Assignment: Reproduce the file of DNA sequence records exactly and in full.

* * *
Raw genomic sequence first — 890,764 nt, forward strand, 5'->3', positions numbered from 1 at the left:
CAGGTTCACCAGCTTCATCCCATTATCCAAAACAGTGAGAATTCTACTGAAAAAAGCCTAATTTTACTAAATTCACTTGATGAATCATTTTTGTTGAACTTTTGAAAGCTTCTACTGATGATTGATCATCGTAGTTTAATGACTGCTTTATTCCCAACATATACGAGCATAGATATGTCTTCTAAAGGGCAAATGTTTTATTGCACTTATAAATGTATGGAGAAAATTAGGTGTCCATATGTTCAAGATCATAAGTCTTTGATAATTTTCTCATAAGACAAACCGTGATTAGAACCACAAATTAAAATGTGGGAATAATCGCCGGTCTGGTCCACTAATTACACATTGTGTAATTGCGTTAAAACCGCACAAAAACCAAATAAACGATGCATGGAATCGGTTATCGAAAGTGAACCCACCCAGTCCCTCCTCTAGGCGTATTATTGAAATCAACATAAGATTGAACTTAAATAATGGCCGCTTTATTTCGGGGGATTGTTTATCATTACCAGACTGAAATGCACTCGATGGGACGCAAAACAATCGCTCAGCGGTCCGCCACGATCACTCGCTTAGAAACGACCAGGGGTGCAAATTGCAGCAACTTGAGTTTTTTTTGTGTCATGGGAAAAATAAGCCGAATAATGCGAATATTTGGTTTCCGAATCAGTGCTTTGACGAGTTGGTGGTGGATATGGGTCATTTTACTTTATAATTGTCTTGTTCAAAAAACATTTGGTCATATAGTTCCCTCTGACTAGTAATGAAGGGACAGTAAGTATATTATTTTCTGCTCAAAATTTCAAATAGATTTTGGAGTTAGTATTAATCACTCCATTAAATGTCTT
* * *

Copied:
Raw genomic sequence first — 890,764 nt, forward strand, 5'->3', positions numbered from 1 at the left:
CAGGTTCACCAGCTTCATCCCATTATCCAAAACAGTGAGAATTCTACTGAAAAAAGCCTAATTTTACTAAATTCACTTGATGAATCATTTTTGTTGAACTTTTGAAAGCTTCTACTGATGATTGATCATCGTAGTTTAATGACTGCTTTATTCCCAACATATACGAGCATAGATATGTCTTCTAAAGGGCAAATGTTTTATTGCACTTATAAATGTATGGAGAAAATTAGGTGTCCATATGTTCAAGATCATAAGTCTTTGATAATTTTCTCATAAGACAAACCGTGATTAGAACCACAAATTAAAATGTGGGAATAATCGCCGGTCTGGTCCACTAATTACACATTGTGTAATTGCGTTAAAACCGCACAAAAACCAAATAAACGATGCATGGAATCGGTTATCGAAAGTGAACCCACCCAGTCCCTCCTCTAGGCGTATTATTGAAATCAACATAAGATTGAACTTAAATAATGGCCGCTTTATTTCGGGGGATTGTTTATCATTACCAGACTGAAATGCACTCGATGGGACGCAAAACAATCGCTCAGCGGTCCGCCACGATCACTCGCTTAGAAACGACCAGGGGTGCAAATTGCAGCAACTTGAGTTTTTTTTGTGTCATGGGAAAAATAAGCCGAATAATGCGAATATTTGGTTTCCGAATCAGTGCTTTGACGAGTTGGTGGTGGATATGGGTCATTTTACTTTATAATTGTCTTGTTCAAAAAACATTTGGTCATATAGTTCCCTCTGACTAGTAATGAAGGGACAGTAAGTATATTATTTTCTGCTCAAAATTTCAAATAGATTTTGGAGTTAGTATTAATCACTCCATTAAATGTCTT